Hossein Amir-Abdollahian will travel to New York for the United Nations General Assembly that begins Tuesday, foreign ministry spokesman Saeed Khatibzadeh tells a news conference today.
He “will have separate and bilateral meetings” with the foreign ministers of China, France, Britain, Russia, and Germany, Khatibzadeh says.
A meeting with US officials is “not on the agenda,” he adds.
The nuclear deal between Iran and six world powers — Britain, France, Germany, Russia, China, and the US — gave Iran sanctions relief in return for tight controls on its nuclear program, monitored by the UN.
Tehran has gradually rolled back its nuclear commitments since 2019, a year after then-US president Donald Trump withdrew from the multilateral deal and began reimposing sanctions.
Talks in Vienna that began in April have stalled since June.
In August, ultraconservative Ebrahim Raisi became Iran’s new president taking over from moderate Hassan Rouhani, the principal architect on the Iranian side of the 2015 deal.
Khatibzadeh says that no decision has been made yet as to whether to hold a meeting bringing together all the countries still party to the nuclear deal.
It would depend on whether doing so would be “useful for the negotiations,” he adds.
Hospital chiefs say in a meeting with top Health Ministry officials that they are facing a shortage of ECMO machines for treating some critical coronavirus patients, according to Hebrew media reports.
“There’s a problem of manpower,” Nachman Ash, the ministry’s director, is quoted as saying by Army Radio.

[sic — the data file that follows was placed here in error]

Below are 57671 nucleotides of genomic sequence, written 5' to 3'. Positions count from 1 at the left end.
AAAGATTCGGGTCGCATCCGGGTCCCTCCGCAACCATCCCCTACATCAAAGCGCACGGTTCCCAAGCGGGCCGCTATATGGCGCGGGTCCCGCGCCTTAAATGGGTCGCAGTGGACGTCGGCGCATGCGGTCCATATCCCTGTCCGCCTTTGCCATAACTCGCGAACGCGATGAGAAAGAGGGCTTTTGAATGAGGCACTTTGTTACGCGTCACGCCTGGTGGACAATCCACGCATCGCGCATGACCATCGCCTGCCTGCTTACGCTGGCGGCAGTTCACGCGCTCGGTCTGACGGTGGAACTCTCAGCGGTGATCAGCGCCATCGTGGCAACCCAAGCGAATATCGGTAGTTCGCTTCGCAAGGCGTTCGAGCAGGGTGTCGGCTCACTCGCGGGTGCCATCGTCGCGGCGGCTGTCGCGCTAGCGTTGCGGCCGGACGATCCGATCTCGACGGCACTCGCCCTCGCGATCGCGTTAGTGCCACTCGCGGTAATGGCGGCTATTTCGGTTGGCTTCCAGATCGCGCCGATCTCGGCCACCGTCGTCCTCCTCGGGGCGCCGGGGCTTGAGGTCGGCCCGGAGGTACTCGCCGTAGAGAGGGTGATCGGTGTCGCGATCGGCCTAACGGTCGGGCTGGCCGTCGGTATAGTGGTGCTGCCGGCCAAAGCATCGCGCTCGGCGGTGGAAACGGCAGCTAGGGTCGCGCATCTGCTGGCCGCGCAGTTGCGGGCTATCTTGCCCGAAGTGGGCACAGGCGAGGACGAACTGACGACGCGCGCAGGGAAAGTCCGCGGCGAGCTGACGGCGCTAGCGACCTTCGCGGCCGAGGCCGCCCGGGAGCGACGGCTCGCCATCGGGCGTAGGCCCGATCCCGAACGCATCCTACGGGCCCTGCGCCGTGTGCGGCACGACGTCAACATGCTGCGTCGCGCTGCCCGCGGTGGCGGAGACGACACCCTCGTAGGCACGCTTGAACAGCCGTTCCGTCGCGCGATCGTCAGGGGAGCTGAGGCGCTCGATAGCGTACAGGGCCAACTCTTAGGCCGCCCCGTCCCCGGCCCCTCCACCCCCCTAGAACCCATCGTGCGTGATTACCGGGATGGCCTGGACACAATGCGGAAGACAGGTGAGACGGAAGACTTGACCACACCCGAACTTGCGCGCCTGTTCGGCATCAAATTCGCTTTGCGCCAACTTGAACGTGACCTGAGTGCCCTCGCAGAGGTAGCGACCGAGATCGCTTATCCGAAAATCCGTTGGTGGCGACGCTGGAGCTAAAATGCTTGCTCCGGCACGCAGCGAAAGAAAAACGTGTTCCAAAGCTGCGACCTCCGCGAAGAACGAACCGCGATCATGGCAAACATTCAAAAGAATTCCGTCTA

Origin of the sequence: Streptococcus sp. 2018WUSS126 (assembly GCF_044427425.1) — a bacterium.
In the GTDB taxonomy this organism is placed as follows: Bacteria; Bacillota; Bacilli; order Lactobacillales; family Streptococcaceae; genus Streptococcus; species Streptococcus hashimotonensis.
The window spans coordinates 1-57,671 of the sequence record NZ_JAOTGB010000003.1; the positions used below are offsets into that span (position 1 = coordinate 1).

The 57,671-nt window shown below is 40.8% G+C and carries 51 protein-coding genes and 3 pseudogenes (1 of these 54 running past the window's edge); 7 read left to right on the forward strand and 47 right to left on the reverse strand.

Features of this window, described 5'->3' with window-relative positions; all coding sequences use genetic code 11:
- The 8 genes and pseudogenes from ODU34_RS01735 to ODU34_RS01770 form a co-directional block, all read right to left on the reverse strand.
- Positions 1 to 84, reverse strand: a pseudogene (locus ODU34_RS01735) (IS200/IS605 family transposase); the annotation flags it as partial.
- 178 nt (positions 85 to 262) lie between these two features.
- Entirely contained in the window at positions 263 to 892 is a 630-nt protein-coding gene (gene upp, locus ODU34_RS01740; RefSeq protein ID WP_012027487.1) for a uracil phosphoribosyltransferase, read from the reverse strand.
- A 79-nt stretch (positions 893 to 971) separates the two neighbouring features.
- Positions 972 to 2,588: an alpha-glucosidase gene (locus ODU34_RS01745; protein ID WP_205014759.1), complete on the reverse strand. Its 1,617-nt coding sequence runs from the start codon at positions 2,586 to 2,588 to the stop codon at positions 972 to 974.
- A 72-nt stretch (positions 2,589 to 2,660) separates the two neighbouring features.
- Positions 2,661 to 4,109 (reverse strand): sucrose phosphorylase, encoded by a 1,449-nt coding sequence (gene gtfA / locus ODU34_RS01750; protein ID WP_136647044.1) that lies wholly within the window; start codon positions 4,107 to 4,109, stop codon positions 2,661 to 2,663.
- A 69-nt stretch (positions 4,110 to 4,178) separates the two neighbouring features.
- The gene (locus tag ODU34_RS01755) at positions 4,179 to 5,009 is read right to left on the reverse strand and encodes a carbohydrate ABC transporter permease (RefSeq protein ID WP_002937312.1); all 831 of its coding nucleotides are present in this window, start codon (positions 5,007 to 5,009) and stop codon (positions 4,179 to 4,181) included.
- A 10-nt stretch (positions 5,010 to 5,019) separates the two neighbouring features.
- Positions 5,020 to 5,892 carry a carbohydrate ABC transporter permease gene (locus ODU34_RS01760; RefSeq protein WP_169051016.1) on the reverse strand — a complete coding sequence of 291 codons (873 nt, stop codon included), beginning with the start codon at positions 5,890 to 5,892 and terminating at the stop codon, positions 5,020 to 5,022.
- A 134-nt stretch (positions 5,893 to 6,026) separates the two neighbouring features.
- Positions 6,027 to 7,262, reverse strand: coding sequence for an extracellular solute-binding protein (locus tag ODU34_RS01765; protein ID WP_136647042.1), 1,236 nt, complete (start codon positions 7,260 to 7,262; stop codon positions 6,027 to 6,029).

The hospital chiefs also say they lack enough ICU beds, Channel 12 news reports.
The warnings come as serious COVID-19 cases have begun rising again, after appearing to plateau earlier this month.
WASHINGTON — The US National Institutes of Health director says a government advisory panel’s decision to limit Pfizer COVID-19 booster shots to Americans who are 65 and older, as well as those at high risk of severe disease is a preliminary step and predicts broader approval for most Americans “in the next few weeks.”
Dr. Francis Collins tells “Fox News Sunday” that the panel’s recommendation Friday was correct based on a “snapshot” of available data on the effectiveness of Pfizer’s two-shot regimen over time. But he says real-time data from the US and Israel continue to come in showing waning efficacy among broader groups of people that will need to be addressed soon.
Collins, who also appeared on CBS’ “Face the Nation,” says: “I think there will be a decision in the coming weeks to extend boosters beyond the list that they approved on Friday.”
Dr. Anthony Fauci, who is President Joe Biden’s chief medical adviser, praises the advisory board’s plan for covering a “good chunk” of Americans. But he stresses that “this is not the end of the story,” based on evolving data and says the recommendations will likely be expanded in the coming weeks to months.
The Food and Drug Administration will consider the advisory group’s advice and make its own decision, probably within days. The Centers for Disease Control and Prevention also is set to weigh in this week.